The Free Housing Experiment
THIS POST MAY CONTAIN AFFILIATE LINKS. PLEASE SEE MY DISCLOSURE FOR MORE INFORMATION.
The first apartment we lived in together was affordable. For $500/month we had a one bedroom apartment, walking distance from campus and downtown with free heat and garbage!
I had hunted high and low, and found this treasure on Craigslist for $200 under the going rate. I also was able to convince two of my best friends to live in the same building. It was great, but then the owners sold the building and the new owner raised the rental price by 30%!
This meant year two of grad school would include paying higher rent, right?!?! Wrong.
Initially, I feared that we would get suckered into paying higher rent, and I started asking around. Fortunately, we found a family friend that had recently moved 15 minutes outside of the city onto a property with a few acres and an old pony barn.
Most people would run the other way at this point, but we were intrigued.
The Free House Agreement
The barn had been converted into a guest house in the 1970s, but had been abandoned. There was faux paneling everywhere, subfloors, drafty doors and windows, and old school heating registers (not from the hip school). We met the family, looked at the place, and discussed the deal.
The owners offered to pay for the renovation if we did the labor. In exchange we would also get free rent for six months! They actually did the painting and plumbing too!
We were extremely excited for this deal, especially since we’d also learn a variety of home renovation skills including:
- Installation of vinyl plank flooring
- Claw foot tub wielding and installing
- Window replacement
We had the goal of buying our first house within a year, and getting to try out our handyman skills on someone else’s dime was very exciting.
They also gave us a portion of their large garden, and I tried my hand at growing food for the first time (it wasn’t pretty).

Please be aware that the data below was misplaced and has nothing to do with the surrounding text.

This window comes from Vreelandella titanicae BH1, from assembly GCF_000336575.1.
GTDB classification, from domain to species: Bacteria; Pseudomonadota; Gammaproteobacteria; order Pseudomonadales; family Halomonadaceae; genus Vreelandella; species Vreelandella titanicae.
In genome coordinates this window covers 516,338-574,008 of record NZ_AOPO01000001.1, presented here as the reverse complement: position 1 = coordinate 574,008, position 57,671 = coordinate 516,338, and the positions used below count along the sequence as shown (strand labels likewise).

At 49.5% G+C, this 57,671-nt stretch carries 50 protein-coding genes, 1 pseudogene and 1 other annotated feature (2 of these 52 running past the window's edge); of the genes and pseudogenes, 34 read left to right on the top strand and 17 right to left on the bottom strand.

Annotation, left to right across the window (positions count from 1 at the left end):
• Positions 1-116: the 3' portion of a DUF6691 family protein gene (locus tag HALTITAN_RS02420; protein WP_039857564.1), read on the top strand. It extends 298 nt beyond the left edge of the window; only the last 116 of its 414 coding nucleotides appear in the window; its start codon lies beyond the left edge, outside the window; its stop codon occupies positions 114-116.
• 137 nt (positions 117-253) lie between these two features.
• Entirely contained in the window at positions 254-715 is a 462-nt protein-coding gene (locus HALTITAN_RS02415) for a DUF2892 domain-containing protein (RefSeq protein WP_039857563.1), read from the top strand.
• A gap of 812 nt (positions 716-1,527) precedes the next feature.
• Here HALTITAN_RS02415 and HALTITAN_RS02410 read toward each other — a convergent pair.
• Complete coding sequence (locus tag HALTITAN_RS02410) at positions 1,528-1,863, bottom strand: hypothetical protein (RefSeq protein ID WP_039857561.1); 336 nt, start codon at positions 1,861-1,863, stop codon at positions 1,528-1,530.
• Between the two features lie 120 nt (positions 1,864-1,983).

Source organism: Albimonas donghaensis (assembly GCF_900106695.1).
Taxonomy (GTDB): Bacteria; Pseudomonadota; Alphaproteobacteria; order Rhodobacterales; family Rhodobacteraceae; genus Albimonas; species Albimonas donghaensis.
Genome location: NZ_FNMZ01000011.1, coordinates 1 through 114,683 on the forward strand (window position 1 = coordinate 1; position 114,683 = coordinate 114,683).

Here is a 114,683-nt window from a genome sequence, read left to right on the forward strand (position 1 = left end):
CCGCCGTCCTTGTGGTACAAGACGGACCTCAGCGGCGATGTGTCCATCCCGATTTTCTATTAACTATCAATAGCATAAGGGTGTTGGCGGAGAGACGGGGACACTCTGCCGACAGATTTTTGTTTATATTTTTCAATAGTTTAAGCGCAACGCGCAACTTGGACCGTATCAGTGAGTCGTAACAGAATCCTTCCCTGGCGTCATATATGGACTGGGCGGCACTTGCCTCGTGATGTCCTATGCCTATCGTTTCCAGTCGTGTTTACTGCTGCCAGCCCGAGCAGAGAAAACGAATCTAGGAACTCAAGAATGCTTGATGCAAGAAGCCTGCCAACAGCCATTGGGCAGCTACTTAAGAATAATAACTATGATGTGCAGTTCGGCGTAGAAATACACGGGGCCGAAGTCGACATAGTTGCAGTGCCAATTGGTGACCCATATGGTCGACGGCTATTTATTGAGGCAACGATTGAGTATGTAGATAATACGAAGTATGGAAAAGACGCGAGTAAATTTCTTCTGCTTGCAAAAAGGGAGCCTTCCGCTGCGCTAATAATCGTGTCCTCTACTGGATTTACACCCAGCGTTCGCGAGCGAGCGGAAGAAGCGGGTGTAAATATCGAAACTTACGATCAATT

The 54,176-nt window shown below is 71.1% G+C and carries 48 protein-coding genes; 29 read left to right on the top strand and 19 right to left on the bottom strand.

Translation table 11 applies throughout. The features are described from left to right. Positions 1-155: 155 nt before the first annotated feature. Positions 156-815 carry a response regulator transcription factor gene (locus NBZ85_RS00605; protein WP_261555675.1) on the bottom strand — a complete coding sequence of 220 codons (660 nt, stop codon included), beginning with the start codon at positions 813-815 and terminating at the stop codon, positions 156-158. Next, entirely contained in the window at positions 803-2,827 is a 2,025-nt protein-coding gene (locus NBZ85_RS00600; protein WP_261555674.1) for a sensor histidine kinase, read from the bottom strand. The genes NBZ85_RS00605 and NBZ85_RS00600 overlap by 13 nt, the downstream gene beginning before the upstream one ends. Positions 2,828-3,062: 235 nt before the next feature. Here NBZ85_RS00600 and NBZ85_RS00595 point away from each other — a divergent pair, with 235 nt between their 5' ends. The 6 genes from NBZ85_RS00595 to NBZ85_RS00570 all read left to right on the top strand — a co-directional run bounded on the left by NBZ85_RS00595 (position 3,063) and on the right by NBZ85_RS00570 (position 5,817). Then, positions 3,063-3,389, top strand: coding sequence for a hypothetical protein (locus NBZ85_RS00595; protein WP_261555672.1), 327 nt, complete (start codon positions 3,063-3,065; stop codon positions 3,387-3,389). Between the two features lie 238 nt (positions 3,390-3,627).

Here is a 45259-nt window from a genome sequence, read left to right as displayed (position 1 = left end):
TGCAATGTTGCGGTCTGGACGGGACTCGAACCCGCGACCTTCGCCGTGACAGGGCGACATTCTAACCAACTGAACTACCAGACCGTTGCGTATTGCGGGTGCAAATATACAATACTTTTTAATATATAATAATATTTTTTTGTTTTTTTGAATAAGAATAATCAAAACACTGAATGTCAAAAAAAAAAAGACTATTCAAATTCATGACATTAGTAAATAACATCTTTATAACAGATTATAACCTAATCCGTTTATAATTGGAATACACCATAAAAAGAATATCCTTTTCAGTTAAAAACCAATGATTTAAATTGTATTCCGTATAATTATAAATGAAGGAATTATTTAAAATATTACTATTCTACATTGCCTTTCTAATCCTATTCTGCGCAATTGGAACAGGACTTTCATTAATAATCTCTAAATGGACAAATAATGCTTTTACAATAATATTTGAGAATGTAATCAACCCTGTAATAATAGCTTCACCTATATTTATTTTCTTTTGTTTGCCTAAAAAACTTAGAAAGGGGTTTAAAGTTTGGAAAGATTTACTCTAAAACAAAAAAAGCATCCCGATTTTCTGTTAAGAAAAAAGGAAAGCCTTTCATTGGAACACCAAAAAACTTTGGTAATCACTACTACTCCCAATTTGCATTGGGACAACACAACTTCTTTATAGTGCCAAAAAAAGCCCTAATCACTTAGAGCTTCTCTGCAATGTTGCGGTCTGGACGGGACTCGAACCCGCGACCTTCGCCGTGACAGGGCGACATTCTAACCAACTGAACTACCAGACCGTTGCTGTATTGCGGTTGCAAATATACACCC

The downside of moving out to the country was that we now needed cars to get around. We also found a used car for under market value and lived with one car for four months. We had saved through grad school and were able to pay cash for the first car. By the time we wanted to buy our second car I had been reading about personal finance, and was falsely under the impression that a car loan would help my credit, so we bought the second car with a fully financed loan. Fortunately, the interest rate was low, but I don’t think it helped my credit score significantly. Sometimes more research doesn’t help to make the best decisions, but, thankfully, I don’t count that as a big mistake.
Not everyone will be able to find free housing for six months, but I think this does demonstrate the benefits of asking for things. We were looking for an affordable housing option and people in our lives directed us to this wonderful opportunity.
We were flexible, and considered moving a little farther away to save money (only 15 minutes, we would not have signed up for an hour long commute).
Frugality may not be the norm, but if you are saving for specific goals tell those you care about. There may be some closet frugal-weirdos in your tribe.
Also, don’t be scared of living in an ugly house. I love living in simple clean spaces, and with a few touches you can make ugly manageable. Plus we were next door to a park with miles of trails and had a yard for our puppies. We can live in an ugly house if it comes with adventure!
Challenging and reducing the large expenses makes the biggest impact on your savings rate. People love dissing lattes and avocado toast, but if you set yourself up with affordable housing and transportation you will immediately see big benefits without making daily sacrifices.
How have you hacked housing?